LOCKPORT – Derek J. Burgler, a former drug dealer who police say was planning to invade the home of a Lockport marijuana dealer, was sentenced Friday to two years in state prison for the resulting shootout.
“You basically brought the Wild West back to the City of Lockport, and you should be punished for that,” Niagara County Judge Matthew J. Murphy III told Derek J. Burgler.
Murphy tacked on three years of post-release supervision for Burgler, 22, of Avalon Drive, Amherst. Murphy also ordered him to pay $500 restitution to cover the insurance deductible paid by a woman who found the gas tank and a tire on her parked pickup truck had been punctured by a stray bullet.
No one was hurt during Burgler’s Nov. 5 shootout with Brian M. Morrow, 25, of Walnut Street, Lockport, a reputed pot peddler to whose home Burgler and another man were about to make an unwelcome visit. Morrow, who is charged with growing marijuana in his basement, confronted him in the driveway.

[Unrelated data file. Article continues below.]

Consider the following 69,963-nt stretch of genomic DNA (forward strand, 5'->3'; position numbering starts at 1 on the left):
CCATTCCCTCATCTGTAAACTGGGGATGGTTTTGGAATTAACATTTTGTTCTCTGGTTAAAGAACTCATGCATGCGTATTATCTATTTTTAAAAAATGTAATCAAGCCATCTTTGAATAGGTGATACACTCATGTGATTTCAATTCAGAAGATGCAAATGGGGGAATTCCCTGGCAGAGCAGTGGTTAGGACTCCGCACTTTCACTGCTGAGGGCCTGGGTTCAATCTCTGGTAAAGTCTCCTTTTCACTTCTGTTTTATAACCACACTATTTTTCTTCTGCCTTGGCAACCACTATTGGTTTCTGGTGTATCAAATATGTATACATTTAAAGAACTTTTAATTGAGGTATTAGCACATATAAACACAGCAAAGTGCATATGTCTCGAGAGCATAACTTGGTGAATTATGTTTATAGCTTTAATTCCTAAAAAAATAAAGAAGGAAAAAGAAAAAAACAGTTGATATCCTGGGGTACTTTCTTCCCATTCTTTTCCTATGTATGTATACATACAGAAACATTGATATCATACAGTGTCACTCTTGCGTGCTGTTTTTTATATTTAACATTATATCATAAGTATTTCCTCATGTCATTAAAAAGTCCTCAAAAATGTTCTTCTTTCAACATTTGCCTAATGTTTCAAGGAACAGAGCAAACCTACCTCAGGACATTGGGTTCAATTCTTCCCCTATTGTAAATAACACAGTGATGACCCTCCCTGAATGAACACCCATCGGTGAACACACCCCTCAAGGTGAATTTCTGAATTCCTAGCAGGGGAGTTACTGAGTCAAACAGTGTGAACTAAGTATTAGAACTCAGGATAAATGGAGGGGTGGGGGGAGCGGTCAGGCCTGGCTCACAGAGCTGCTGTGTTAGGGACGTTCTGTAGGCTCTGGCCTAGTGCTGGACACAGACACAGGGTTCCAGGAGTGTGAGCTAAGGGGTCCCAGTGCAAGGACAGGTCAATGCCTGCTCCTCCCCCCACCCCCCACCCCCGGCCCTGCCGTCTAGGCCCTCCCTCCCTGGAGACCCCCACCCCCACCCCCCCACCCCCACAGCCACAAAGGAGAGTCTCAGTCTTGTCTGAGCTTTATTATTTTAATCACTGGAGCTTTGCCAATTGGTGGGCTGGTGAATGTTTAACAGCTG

The confrontation, which featured Burgler firing two shots from a 9-millimeter handgun in Morrow’s driveway, resulted in a vehicle chase through the neighborhood in which more shots were fired. The window of Morrow’s sport utility vehicle was shattered by a bullet.
Burgler’s attorney, Assistant Public Defender Michele G. Bergevin, contended, “He was with some people he shouldn’t have been. There was a shootout. Mr. Burgler said he was not the one who shot the gun, but he was there.”
Deputy District Attorney Doreen M. Hoffmann said that Burgler admitted to Lockport police that he fired the gun four times. Murphy took a break for Hoffmann to obtain the recording of the interrogation, which proved Hoffmann was correct.
The judge accused Burgler of trying to cover up for a friend and minimize his own involvement. He also said Burgler told a probation officer in a presentencing interview that he had been involved in selling drugs for several years.
Bergevin said Burgler has cleaned up his act. She said he has abandoned his old friends, stopped using drugs and started volunteering at the SPCA to further a goal of becoming a veterinary technician.
“I understand what I did was terribly wrong,” Burgler said. “I’m a much happier person. I’m seeing the light.”